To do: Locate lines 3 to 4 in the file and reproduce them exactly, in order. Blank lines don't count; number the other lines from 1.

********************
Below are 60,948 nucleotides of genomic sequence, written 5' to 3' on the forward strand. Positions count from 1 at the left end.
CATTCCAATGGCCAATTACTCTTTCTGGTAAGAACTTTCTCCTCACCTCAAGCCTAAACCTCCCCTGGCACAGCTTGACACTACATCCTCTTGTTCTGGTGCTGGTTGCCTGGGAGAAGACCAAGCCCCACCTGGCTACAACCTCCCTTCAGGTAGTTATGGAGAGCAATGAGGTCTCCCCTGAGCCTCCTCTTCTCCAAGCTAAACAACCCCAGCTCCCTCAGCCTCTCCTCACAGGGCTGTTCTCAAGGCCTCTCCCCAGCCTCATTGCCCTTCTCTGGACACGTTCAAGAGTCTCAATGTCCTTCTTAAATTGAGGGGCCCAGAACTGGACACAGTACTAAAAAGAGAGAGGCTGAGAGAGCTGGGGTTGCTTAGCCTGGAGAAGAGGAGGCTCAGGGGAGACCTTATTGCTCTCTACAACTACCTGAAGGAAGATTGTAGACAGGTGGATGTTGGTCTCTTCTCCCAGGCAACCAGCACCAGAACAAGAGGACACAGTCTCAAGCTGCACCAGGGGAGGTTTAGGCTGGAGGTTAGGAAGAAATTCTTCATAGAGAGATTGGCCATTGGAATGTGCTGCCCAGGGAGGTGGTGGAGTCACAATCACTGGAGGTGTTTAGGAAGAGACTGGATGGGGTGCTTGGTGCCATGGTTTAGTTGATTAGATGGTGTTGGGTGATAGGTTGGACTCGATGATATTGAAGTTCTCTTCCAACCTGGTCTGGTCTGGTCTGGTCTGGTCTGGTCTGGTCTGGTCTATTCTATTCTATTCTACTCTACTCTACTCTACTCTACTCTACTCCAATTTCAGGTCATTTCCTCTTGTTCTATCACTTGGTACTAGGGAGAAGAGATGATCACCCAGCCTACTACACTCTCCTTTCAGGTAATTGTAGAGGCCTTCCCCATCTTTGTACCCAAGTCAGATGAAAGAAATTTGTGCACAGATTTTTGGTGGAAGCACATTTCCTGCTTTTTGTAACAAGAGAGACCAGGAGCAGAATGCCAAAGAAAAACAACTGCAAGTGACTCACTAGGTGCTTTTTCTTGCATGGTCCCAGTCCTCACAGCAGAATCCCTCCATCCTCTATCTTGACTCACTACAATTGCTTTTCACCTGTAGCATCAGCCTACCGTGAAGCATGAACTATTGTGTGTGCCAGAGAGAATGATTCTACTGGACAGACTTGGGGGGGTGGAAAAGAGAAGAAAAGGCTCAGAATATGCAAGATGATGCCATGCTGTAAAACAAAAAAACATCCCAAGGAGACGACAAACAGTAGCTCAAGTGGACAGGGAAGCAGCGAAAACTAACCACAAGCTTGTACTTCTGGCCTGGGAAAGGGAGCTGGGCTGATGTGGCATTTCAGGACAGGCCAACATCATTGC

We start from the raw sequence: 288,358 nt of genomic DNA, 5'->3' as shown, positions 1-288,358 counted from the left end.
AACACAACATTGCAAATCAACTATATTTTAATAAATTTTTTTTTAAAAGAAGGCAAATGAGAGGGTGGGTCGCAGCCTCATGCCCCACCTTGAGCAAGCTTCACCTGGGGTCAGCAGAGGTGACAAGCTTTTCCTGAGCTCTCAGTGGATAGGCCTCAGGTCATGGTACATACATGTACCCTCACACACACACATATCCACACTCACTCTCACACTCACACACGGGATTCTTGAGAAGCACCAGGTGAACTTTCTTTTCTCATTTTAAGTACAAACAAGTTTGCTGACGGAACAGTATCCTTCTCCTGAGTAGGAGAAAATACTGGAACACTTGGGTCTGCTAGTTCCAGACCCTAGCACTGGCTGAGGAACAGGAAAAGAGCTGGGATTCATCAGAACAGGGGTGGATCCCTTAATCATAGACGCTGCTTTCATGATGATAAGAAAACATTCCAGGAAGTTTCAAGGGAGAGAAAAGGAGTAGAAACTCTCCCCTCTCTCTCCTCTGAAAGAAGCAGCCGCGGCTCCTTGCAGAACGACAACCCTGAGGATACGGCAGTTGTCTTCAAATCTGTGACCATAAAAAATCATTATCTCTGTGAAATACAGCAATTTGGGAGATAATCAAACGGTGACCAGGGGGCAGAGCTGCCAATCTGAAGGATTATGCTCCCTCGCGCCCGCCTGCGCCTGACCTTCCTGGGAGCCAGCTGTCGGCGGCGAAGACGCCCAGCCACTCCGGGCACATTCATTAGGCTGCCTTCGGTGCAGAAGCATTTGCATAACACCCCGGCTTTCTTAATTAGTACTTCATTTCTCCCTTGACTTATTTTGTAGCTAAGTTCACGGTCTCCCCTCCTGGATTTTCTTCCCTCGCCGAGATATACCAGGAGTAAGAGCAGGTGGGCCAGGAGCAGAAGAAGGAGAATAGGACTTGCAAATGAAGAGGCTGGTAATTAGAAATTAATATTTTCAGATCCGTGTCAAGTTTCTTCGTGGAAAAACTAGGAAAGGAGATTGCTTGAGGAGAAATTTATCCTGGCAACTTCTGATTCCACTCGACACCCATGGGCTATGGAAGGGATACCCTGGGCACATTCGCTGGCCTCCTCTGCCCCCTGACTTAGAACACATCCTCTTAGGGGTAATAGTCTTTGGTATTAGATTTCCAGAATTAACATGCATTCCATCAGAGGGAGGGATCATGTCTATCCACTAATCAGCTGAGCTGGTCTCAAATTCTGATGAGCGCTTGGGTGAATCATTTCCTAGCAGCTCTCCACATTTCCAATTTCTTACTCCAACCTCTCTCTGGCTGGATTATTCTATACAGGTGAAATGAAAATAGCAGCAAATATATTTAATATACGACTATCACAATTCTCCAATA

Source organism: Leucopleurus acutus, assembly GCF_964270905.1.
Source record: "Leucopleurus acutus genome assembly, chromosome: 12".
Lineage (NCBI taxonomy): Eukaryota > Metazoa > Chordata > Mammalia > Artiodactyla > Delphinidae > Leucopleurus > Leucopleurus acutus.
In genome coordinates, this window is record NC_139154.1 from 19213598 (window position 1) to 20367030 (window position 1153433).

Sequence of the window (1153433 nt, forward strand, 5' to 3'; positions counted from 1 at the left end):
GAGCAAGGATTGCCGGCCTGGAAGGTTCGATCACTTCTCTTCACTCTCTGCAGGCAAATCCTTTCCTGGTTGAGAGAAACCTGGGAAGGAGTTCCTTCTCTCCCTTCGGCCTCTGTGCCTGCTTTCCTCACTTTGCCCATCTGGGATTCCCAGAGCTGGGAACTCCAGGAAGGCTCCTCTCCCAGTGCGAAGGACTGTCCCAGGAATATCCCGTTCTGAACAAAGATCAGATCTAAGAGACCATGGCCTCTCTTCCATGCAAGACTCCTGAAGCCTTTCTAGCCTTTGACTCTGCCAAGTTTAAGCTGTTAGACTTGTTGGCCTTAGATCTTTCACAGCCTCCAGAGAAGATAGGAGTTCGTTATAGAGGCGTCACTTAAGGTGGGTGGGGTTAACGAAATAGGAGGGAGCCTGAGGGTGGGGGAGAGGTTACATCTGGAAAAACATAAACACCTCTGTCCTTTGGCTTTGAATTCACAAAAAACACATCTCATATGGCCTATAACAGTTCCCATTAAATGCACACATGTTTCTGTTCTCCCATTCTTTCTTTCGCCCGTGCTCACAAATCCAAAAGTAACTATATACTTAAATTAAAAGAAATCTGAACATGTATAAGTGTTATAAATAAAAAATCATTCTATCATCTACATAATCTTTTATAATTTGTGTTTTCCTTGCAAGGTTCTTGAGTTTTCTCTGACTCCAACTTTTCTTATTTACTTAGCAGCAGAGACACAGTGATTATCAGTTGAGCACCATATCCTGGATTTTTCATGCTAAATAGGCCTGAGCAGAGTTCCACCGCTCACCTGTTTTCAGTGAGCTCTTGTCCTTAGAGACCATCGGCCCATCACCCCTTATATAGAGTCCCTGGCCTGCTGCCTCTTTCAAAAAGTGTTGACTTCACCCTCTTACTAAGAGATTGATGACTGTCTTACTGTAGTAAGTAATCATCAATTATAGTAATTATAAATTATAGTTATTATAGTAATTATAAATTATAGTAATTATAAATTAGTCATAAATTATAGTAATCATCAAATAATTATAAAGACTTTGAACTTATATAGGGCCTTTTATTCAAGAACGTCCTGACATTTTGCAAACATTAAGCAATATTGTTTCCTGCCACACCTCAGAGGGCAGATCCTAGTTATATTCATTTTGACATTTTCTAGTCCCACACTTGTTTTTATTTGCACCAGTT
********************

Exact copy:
We start from the raw sequence: 288,358 nt of genomic DNA, 5'->3' as shown, positions 1-288,358 counted from the left end.
AACACAACATTGCAAATCAACTATATTTTAATAAATTTTTTTTTAAAAGAAGGCAAATGAGAGGGTGGGTCGCAGCCTCATGCCCCACCTTGAGCAAGCTTCACCTGGGGTCAGCAGAGGTGACAAGCTTTTCCTGAGCTCTCAGTGGATAGGCCTCAGGTCATGGTACATACATGTACCCTCACACACACACATATCCACACTCACTCTCACACTCACACACGGGATTCTTGAGAAGCACCAGGTGAACTTTCTTTTCTCATTTTAAGTACAAACAAGTTTGCTGACGGAACAGTATCCTTCTCCTGAGTAGGAGAAAATACTGGAACACTTGGGTCTGCTAGTTCCAGACCCTAGCACTGGCTGAGGAACAGGAAAAGAGCTGGGATTCATCAGAACAGGGGTGGATCCCTTAATCATAGACGCTGCTTTCATGATGATAAGAAAACATTCCAGGAAGTTTCAAGGGAGAGAAAAGGAGTAGAAACTCTCCCCTCTCTCTCCTCTGAAAGAAGCAGCCGCGGCTCCTTGCAGAACGACAACCCTGAGGATACGGCAGTTGTCTTCAAATCTGTGACCATAAAAAATCATTATCTCTGTGAAATACAGCAATTTGGGAGATAATCAAACGGTGACCAGGGGGCAGAGCTGCCAATCTGAAGGATTATGCTCCCTCGCGCCCGCCTGCGCCTGACCTTCCTGGGAGCCAGCTGTCGGCGGCGAAGACGCCCAGCCACTCCGGGCACATTCATTAGGCTGCCTTCGGTGCAGAAGCATTTGCATAACACCCCGGCTTTCTTAATTAGTACTTCATTTCTCCCTTGACTTATTTTGTAGCTAAGTTCACGGTCTCCCCTCCTGGATTTTCTTCCCTCGCCGAGATATACCAGGAGTAAGAGCAGGTGGGCCAGGAGCAGAAGAAGGAGAATAGGACTTGCAAATGAAGAGGCTGGTAATTAGAAATTAATATTTTCAGATCCGTGTCAAGTTTCTTCGTGGAAAAACTAGGAAAGGAGATTGCTTGAGGAGAAATTTATCCTGGCAACTTCTGATTCCACTCGACACCCATGGGCTATGGAAGGGATACCCTGGGCACATTCGCTGGCCTCCTCTGCCCCCTGACTTAGAACACATCCTCTTAGGGGTAATAGTCTTTGGTATTAGATTTCCAGAATTAACATGCATTCCATCAGAGGGAGGGATCATGTCTATCCACTAATCAGCTGAGCTGGTCTCAAATTCTGATGAGCGCTTGGGTGAATCATTTCCTAGCAGCTCTCCACATTTCCAATTTCTTACTCCAACCTCTCTCTGGCTGGATTATTCTATACAGGTGAAATGAAAATAGCAGCAAATATATTTAATATACGACTATCACAATTCTCCAATA